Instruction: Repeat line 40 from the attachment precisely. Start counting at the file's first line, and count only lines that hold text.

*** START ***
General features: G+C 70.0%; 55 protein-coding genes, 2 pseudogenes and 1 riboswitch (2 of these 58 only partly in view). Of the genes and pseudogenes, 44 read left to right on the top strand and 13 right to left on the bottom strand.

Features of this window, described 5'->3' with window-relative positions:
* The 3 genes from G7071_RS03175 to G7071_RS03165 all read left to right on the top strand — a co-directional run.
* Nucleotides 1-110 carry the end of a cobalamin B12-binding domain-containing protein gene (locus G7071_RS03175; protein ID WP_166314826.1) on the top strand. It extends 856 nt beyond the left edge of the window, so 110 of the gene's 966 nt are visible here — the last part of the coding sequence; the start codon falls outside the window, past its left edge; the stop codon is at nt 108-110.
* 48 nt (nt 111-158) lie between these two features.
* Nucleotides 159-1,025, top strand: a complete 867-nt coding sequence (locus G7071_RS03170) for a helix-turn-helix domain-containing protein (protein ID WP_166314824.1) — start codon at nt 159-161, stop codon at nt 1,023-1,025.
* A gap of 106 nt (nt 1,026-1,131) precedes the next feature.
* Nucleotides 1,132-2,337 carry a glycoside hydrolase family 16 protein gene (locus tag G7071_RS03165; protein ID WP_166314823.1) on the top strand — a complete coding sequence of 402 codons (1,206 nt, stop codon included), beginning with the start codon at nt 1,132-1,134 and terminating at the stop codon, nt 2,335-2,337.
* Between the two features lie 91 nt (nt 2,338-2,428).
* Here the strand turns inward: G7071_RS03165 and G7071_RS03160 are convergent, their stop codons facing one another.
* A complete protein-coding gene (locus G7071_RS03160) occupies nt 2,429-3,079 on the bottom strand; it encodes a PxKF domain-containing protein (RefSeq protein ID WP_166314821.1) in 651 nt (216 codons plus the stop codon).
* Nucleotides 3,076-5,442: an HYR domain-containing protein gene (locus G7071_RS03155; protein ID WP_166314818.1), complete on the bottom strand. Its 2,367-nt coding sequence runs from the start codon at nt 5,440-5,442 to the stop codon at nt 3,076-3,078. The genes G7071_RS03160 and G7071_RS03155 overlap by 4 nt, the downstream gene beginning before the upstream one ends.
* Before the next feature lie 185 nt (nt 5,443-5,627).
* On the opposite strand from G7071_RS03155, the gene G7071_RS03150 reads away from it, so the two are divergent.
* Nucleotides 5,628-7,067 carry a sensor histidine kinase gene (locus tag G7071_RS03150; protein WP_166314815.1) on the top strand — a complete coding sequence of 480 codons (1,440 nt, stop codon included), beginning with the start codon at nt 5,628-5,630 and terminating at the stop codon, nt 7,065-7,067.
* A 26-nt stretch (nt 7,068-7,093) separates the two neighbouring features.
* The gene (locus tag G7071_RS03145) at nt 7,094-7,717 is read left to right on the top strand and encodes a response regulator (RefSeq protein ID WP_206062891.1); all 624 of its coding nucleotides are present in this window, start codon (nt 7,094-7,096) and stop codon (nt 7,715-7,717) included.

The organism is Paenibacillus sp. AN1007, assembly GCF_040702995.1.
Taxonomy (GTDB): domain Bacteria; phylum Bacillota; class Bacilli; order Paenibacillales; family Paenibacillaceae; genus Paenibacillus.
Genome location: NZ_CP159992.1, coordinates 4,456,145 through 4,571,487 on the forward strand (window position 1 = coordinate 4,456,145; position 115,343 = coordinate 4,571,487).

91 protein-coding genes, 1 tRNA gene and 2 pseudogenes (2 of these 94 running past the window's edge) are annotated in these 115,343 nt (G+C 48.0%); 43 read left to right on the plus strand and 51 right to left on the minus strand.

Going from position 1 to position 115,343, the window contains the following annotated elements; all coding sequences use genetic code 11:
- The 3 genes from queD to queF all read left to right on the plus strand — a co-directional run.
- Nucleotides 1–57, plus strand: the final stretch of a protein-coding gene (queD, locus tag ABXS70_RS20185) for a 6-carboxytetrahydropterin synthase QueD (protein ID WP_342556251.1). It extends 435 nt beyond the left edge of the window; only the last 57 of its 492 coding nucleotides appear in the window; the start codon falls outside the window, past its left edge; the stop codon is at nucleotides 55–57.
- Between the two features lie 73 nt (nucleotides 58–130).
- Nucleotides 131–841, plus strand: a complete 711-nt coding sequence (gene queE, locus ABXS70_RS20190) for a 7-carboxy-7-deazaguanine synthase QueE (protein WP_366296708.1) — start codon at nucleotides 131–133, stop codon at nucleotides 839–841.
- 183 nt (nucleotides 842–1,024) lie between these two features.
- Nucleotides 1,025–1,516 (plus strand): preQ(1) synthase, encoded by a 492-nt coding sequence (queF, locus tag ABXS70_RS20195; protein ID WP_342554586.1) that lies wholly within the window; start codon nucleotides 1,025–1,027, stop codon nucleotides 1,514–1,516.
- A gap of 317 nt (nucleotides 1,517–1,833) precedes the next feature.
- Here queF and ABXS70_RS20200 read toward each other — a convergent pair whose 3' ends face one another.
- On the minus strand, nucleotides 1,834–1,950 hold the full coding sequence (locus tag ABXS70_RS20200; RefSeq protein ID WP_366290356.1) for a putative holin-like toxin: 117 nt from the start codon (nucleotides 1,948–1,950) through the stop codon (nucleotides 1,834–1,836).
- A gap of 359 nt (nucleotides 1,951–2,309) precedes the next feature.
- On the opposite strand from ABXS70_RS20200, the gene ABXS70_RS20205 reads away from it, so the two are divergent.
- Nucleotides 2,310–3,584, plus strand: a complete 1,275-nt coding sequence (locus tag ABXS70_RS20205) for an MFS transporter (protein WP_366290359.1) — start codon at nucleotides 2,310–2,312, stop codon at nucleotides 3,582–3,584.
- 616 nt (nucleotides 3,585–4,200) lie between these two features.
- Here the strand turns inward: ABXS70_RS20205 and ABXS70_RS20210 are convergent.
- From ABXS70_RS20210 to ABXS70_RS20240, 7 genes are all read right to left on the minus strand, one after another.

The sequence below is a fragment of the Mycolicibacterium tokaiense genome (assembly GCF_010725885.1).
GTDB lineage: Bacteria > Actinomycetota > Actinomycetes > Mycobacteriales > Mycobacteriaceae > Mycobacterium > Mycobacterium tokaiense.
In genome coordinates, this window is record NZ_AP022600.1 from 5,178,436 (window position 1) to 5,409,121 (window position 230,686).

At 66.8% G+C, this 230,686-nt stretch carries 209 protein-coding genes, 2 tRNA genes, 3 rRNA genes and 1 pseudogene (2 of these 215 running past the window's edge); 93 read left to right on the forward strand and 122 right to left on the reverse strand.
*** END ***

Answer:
In genome coordinates, this window is record NZ_AP022600.1 from 5,178,436 (window position 1) to 5,409,121 (window position 230,686).